Stretton Bridge carries the A444 road across the River Mease, which today forms this small parish's northern boundary. In 1897, boundary changes transferred Stretton en le Field from Derbyshire into Leicestershire where it remains today.
The village used to be considerably larger than it is currently; the decline in population was recognized as early as the 1830s. In 1801 the village had a population of 212. By 1831 this had fallen to 109. In the 1891 census, the population had fallen further to 70. The parish (which includes outlying farms and houses) is estimated to have a current population of 36.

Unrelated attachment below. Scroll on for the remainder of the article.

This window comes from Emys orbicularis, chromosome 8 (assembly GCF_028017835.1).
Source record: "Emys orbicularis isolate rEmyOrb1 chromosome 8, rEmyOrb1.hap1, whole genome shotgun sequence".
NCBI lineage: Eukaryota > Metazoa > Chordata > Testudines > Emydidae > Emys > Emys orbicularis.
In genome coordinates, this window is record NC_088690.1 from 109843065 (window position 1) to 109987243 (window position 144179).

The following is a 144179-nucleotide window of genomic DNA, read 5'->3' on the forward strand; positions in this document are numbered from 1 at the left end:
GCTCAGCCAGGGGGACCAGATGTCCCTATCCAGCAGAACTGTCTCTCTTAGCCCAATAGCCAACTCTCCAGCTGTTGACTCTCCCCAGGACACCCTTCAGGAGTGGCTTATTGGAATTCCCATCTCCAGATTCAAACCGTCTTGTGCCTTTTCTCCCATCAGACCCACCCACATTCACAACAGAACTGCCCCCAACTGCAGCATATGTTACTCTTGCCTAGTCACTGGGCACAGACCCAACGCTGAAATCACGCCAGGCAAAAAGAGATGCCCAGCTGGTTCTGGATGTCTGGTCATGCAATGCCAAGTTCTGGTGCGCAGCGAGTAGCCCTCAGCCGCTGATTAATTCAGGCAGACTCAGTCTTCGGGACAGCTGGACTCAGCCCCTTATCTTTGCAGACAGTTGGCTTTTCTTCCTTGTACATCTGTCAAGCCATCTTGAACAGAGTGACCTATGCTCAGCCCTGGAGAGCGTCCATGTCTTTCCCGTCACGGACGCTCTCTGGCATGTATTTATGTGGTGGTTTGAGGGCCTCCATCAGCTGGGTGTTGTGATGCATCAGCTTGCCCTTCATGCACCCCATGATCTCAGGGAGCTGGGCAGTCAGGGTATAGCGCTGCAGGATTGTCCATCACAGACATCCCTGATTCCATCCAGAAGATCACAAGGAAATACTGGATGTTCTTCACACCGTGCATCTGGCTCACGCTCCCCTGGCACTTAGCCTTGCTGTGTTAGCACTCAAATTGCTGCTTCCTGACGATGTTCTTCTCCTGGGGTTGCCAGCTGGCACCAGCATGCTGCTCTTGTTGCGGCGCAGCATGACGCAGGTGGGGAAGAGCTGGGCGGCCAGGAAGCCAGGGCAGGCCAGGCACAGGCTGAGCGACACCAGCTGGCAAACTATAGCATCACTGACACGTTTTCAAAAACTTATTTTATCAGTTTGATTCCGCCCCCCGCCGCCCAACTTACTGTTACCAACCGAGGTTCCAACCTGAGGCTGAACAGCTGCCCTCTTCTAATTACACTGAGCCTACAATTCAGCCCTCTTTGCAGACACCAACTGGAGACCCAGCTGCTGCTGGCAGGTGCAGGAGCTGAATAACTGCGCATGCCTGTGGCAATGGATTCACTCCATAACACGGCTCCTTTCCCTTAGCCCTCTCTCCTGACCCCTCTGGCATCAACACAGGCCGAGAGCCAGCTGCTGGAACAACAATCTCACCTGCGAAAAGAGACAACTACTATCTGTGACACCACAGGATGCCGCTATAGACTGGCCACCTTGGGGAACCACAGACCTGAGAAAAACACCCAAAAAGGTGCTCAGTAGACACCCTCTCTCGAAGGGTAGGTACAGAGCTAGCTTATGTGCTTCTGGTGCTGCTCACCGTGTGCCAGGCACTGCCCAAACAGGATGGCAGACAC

In 1835 the parish extended to 1000 acres of what was described as "very rich land, mostly arable", and the village was described as "neat and pleasant". The Lord of the manor was Sir John Robert Cave-Browne-Cave, 10th Baronet Cave-Browne-Cave (1798–1855), who lived in Stretton Hall, which as described as "a handsome mansion, occupies a picturesque an romantic situation, with fine views of the country around".(Source: Samuel Lewis (ed), (1848). A Topographical Dictionary of England, pp. 246–250.) By 1891 Stretton Hall had passed to Sir Myles Cave-Browne-Cave, 11th Baronet Cave-Browne-Cave (1822–1907) who is described as the principal landowner in the parish. Stretton Hall is described as "an ancient mansion near the church and surrounded by a shrubbery". After Sir Myles death, the title passed to his second son Genille (his eldest having previously died); Sir Genille Cave-Browne-Cave, 12th Baronet (1869–1929), before inheriting his father's title and fortune, had worked in America as a bartender and cowboy (using the assumed name "Mr. Harrison". The New York Times stated Sir Genille's inheritance was 6,000 acres; the article, however, seems inaccurate, describing the Stretton Hall as "A Norman Castle with accommodation for sixty guests, and a stable that quarters forty horses". After having been used during World War II to billet soldiers and then to house Italian prisoners of war, Stretton Hall was demolished around 1945.